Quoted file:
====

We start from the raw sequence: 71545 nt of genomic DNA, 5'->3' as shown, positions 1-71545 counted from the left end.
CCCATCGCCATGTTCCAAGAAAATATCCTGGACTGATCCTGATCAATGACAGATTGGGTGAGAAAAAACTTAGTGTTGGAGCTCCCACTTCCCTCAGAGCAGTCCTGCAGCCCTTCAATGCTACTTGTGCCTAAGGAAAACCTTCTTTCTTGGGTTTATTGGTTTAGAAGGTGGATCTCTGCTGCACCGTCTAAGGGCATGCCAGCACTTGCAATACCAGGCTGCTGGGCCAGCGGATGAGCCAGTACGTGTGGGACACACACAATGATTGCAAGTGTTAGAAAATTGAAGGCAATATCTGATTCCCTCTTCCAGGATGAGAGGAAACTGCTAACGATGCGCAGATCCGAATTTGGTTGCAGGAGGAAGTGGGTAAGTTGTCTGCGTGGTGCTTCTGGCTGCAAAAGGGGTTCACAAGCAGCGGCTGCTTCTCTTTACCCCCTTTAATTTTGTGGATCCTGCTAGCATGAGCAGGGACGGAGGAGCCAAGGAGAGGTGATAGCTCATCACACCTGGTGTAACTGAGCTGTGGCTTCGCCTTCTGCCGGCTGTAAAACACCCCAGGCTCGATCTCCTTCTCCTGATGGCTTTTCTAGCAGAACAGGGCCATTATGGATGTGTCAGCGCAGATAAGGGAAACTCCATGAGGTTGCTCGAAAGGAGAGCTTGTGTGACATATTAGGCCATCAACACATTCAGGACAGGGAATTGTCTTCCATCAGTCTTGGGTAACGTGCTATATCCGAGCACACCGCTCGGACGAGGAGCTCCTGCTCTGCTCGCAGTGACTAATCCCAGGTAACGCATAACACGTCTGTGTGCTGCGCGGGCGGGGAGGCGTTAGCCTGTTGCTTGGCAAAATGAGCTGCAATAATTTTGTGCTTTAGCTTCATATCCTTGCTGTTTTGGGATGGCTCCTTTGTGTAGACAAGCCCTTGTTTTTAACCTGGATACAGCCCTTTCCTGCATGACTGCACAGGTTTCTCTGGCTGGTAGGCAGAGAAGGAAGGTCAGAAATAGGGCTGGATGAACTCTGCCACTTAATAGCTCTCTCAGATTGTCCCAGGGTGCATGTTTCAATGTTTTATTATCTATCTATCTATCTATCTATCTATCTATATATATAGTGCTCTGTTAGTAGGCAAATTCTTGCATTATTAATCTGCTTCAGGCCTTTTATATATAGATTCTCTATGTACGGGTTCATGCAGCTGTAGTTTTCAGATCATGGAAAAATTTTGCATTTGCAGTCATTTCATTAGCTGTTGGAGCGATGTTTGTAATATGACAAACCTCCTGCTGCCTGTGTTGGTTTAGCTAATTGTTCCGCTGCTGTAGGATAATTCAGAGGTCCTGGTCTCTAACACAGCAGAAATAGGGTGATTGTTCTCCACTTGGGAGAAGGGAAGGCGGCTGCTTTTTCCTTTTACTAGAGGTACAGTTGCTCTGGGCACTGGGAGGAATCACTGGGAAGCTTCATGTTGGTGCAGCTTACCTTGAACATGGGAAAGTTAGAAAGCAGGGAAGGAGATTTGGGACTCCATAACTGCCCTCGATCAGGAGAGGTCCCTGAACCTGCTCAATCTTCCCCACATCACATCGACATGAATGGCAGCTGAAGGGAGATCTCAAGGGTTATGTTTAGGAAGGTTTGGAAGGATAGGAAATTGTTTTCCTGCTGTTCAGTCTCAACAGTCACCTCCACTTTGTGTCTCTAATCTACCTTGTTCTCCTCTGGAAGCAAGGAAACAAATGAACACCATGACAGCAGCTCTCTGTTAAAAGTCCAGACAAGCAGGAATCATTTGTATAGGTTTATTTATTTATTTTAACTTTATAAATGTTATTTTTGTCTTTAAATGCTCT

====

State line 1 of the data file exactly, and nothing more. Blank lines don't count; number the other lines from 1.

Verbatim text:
We start from the raw sequence: 71545 nt of genomic DNA, 5'->3' as shown, positions 1-71545 counted from the left end.